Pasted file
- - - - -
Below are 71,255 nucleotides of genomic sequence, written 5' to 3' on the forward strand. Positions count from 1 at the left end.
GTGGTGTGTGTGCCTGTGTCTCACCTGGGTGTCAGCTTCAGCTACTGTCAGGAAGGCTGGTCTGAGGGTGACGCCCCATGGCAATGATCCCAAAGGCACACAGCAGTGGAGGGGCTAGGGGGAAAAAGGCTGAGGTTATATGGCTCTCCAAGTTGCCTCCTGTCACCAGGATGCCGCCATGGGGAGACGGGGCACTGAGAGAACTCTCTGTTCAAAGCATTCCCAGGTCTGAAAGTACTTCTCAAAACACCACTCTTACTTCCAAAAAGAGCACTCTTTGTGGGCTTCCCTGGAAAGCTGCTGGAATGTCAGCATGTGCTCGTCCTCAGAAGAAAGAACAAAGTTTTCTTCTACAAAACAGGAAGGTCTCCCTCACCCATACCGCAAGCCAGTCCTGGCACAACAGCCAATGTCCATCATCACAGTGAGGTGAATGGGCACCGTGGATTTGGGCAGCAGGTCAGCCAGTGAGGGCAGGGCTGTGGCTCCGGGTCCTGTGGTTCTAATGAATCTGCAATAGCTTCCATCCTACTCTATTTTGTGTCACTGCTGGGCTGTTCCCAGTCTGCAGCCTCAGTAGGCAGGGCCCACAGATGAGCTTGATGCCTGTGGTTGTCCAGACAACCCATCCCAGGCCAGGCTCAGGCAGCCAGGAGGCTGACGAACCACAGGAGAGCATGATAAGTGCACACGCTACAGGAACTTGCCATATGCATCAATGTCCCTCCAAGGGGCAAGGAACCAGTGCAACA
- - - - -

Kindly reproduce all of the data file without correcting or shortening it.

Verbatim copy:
Below are 71,255 nucleotides of genomic sequence, written 5' to 3' on the forward strand. Positions count from 1 at the left end.
GTGGTGTGTGTGCCTGTGTCTCACCTGGGTGTCAGCTTCAGCTACTGTCAGGAAGGCTGGTCTGAGGGTGACGCCCCATGGCAATGATCCCAAAGGCACACAGCAGTGGAGGGGCTAGGGGGAAAAAGGCTGAGGTTATATGGCTCTCCAAGTTGCCTCCTGTCACCAGGATGCCGCCATGGGGAGACGGGGCACTGAGAGAACTCTCTGTTCAAAGCATTCCCAGGTCTGAAAGTACTTCTCAAAACACCACTCTTACTTCCAAAAAGAGCACTCTTTGTGGGCTTCCCTGGAAAGCTGCTGGAATGTCAGCATGTGCTCGTCCTCAGAAGAAAGAACAAAGTTTTCTTCTACAAAACAGGAAGGTCTCCCTCACCCATACCGCAAGCCAGTCCTGGCACAACAGCCAATGTCCATCATCACAGTGAGGTGAATGGGCACCGTGGATTTGGGCAGCAGGTCAGCCAGTGAGGGCAGGGCTGTGGCTCCGGGTCCTGTGGTTCTAATGAATCTGCAATAGCTTCCATCCTACTCTATTTTGTGTCACTGCTGGGCTGTTCCCAGTCTGCAGCCTCAGTAGGCAGGGCCCACAGATGAGCTTGATGCCTGTGGTTGTCCAGACAACCCATCCCAGGCCAGGCTCAGGCAGCCAGGAGGCTGACGAACCACAGGAGAGCATGATAAGTGCACACGCTACAGGAACTTGCCATATGCATCAATGTCCCTCCAAGGGGCAAGGAACCAGTGCAACA